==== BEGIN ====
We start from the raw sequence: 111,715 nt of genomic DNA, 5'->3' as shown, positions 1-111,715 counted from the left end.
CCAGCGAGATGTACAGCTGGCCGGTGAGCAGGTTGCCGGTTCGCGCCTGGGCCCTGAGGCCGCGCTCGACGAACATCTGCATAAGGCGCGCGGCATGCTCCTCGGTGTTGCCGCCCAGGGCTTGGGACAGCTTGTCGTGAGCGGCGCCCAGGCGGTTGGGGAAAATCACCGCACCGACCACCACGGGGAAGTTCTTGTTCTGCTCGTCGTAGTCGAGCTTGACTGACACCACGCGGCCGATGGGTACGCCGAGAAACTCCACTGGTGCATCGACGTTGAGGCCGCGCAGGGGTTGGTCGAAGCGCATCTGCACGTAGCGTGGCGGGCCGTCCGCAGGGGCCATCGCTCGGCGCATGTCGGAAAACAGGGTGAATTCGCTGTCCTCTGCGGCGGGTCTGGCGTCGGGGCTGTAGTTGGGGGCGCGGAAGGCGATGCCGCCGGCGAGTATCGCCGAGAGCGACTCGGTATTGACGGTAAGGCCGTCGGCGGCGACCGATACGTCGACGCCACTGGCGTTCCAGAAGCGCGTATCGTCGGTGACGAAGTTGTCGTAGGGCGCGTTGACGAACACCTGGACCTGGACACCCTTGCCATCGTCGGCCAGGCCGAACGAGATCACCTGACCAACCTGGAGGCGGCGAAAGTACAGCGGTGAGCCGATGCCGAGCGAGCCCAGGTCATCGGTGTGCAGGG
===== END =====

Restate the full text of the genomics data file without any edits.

We start from the raw sequence: 111,715 nt of genomic DNA, 5'->3' as shown, positions 1-111,715 counted from the left end.
CCAGCGAGATGTACAGCTGGCCGGTGAGCAGGTTGCCGGTTCGCGCCTGGGCCCTGAGGCCGCGCTCGACGAACATCTGCATAAGGCGCGCGGCATGCTCCTCGGTGTTGCCGCCCAGGGCTTGGGACAGCTTGTCGTGAGCGGCGCCCAGGCGGTTGGGGAAAATCACCGCACCGACCACCACGGGGAAGTTCTTGTTCTGCTCGTCGTAGTCGAGCTTGACTGACACCACGCGGCCGATGGGTACGCCGAGAAACTCCACTGGTGCATCGACGTTGAGGCCGCGCAGGGGTTGGTCGAAGCGCATCTGCACGTAGCGTGGCGGGCCGTCCGCAGGGGCCATCGCTCGGCGCATGTCGGAAAACAGGGTGAATTCGCTGTCCTCTGCGGCGGGTCTGGCGTCGGGGCTGTAGTTGGGGGCGCGGAAGGCGATGCCGCCGGCGAGTATCGCCGAGAGCGACTCGGTATTGACGGTAAGGCCGTCGGCGGCGACCGATACGTCGACGCCACTGGCGTTCCAGAAGCGCGTATCGTCGGTGACGAAGTTGTCGTAGGGCGCGTTGACGAACACCTGGACCTGGACACCCTTGCCATCGTCGGCCAGGCCGAACGAGATCACCTGACCAACCTGGAGGCGGCGAAAGTACAGCGGTGAGCCGATGCCGAGCGAGCCCAGGTCATCGGTGTGCAGGG